In the digital format, there is no limitation of space; therefore, no limitation on copies purchased. There’s no waiting for the book to be shipped — it is instantly accessible from your e-reading device of choice. There is a downside, though: Many students simply like to do their studies with print. So do I, actually. It’s easier on the eyes to read a page than a lit screen. Many professors also emphasize taking notes and highlighting, things that are much easier to do with print than with digital copies. This can be worked around: I personally write notes and quotations in a separate notebook. This leads to a question, though: Why can’t we write margin notes on the digital textbook? There are some dedicated e-readers that allow this, but they’re pricey; this feature should exist on all devices with touchscreens. Why can’t I scribble something on the screen, which is then stored separately from the textbook but linked to it, which then allows me to see those notes when I load the textbook again, toggle my scribbles on or off or zoom in on the text to make smaller notes literally between the lines? The Kindle has a form of note-taking, but it’s not all that great for study. A feature allowing doodling would do a lot to improve the digital textbook experience.

What about the problem of price? Malek claims that digital and print textbooks alike are priced based on the research behind them, not necessarily the costs of manufacturing and distribution. This is missing the bigger picture, though, and I’m going to use Steam as an example. Steam is a video game distribution store, done entirely digitally. If you are a gamer, you know all about the Steam sales-events where Steam sells games for ridiculously low prices. Here’s the catch, though: You can only play those games through the Steam service, and you cannot resell or return them. Does this really matter to me if I only paid $20, though?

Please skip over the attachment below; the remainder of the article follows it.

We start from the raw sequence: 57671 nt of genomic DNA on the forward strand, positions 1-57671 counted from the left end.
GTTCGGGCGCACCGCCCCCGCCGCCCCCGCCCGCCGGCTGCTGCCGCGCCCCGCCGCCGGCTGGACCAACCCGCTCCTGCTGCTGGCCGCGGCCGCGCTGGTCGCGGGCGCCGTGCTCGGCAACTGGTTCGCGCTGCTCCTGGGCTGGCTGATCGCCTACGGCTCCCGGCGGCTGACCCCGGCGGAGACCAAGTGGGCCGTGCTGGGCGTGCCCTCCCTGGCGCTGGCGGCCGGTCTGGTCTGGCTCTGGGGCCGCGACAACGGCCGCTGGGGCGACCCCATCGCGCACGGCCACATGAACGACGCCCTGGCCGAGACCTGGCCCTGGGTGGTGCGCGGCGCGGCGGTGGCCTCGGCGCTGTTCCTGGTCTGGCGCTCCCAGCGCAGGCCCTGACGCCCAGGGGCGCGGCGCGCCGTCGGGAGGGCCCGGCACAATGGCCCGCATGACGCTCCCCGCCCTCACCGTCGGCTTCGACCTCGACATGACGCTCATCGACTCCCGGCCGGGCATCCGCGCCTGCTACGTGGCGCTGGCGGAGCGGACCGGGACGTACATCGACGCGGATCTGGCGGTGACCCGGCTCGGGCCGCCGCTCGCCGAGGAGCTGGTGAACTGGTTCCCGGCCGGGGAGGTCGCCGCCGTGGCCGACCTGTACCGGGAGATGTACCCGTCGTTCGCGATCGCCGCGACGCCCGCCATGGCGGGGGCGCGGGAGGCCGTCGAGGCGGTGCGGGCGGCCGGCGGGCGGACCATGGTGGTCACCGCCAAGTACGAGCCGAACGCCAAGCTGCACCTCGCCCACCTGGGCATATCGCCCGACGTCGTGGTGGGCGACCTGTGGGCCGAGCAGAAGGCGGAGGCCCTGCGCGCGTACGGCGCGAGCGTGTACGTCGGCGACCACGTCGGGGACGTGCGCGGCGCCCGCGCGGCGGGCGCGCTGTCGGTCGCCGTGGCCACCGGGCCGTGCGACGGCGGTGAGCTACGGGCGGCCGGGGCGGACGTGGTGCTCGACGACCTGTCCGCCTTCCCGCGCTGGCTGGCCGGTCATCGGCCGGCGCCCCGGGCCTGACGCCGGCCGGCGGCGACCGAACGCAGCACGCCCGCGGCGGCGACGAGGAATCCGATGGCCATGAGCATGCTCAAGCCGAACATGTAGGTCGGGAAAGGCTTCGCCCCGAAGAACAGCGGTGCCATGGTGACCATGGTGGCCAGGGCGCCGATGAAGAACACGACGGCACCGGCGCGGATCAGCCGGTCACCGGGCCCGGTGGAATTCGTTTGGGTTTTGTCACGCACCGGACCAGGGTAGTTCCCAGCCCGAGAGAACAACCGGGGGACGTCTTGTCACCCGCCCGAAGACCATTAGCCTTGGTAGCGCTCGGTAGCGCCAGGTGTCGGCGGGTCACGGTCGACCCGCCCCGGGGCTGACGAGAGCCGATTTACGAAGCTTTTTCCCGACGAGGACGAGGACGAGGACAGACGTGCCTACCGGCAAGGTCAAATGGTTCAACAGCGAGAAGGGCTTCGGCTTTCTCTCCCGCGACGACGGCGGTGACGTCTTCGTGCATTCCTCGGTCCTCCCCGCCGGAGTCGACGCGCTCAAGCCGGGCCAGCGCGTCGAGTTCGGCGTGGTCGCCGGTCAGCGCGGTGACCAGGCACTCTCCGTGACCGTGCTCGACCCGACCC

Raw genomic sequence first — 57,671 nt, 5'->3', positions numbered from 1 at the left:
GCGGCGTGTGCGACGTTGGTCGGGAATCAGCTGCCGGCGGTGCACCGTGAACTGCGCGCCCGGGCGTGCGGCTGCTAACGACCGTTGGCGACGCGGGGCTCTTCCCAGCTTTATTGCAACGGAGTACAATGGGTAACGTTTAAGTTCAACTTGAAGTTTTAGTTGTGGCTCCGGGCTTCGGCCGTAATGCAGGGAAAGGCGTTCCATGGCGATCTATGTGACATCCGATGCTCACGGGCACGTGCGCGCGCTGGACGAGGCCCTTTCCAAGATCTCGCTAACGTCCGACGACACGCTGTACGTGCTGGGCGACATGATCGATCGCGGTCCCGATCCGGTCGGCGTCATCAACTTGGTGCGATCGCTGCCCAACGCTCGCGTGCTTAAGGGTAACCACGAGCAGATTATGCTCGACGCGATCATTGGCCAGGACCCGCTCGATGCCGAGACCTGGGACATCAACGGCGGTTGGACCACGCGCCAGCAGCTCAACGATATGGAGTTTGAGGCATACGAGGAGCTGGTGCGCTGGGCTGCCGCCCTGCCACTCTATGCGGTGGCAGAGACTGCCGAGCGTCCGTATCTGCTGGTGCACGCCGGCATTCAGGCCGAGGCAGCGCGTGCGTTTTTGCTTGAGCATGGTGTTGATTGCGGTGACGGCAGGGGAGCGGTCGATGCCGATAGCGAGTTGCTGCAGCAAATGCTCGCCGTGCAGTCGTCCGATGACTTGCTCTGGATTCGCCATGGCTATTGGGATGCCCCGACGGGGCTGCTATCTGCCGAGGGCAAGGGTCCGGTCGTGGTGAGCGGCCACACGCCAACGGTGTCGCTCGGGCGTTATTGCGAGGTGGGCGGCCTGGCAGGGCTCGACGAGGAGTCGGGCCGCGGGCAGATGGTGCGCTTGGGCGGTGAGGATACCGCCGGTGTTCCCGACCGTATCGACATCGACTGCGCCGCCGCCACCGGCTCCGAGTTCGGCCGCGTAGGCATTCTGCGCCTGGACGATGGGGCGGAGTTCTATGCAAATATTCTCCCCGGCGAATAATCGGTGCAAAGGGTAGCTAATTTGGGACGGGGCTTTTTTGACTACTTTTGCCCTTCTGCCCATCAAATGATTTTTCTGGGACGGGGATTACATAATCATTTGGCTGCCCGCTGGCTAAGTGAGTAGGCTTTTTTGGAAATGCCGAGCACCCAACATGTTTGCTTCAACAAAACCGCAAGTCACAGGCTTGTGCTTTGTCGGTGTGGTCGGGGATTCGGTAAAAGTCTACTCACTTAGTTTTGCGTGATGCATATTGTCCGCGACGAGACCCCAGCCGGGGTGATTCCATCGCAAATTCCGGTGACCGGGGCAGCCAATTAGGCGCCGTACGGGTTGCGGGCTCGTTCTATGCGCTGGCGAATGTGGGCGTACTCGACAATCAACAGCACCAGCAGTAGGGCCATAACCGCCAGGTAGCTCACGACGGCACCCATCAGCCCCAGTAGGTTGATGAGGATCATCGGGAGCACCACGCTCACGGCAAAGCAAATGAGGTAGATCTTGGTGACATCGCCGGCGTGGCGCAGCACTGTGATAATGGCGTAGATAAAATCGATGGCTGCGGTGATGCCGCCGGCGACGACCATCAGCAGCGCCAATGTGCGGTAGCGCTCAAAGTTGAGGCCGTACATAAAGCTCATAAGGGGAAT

Digital textbooks, especially those hosted on publisher websites and dedicated e-reader stores such as Amazon, come with the exact same limitations (though Amazon does allow a small window for returns). With a digital textbook, publishers don’t have to worry about a used-book market, in which one print copy ends up distributed to dozens and dozens of students, while the publisher doesn’t see a dime after the initial sale. Furthermore, Amazon has shown that renting digital textbooks can work very well, with copies being distributed in perfect condition from one student to another and publishers seeing money come from that.

Ultimately, though, it’s about options. Students should have the option of purchasing a digital textbook if they wish, at a lower price that the publisher is guaranteed to actually receive, and there absolutely should be software that replicates and even improves notetaking. It boggles the mind this hasn’t officially happened yet.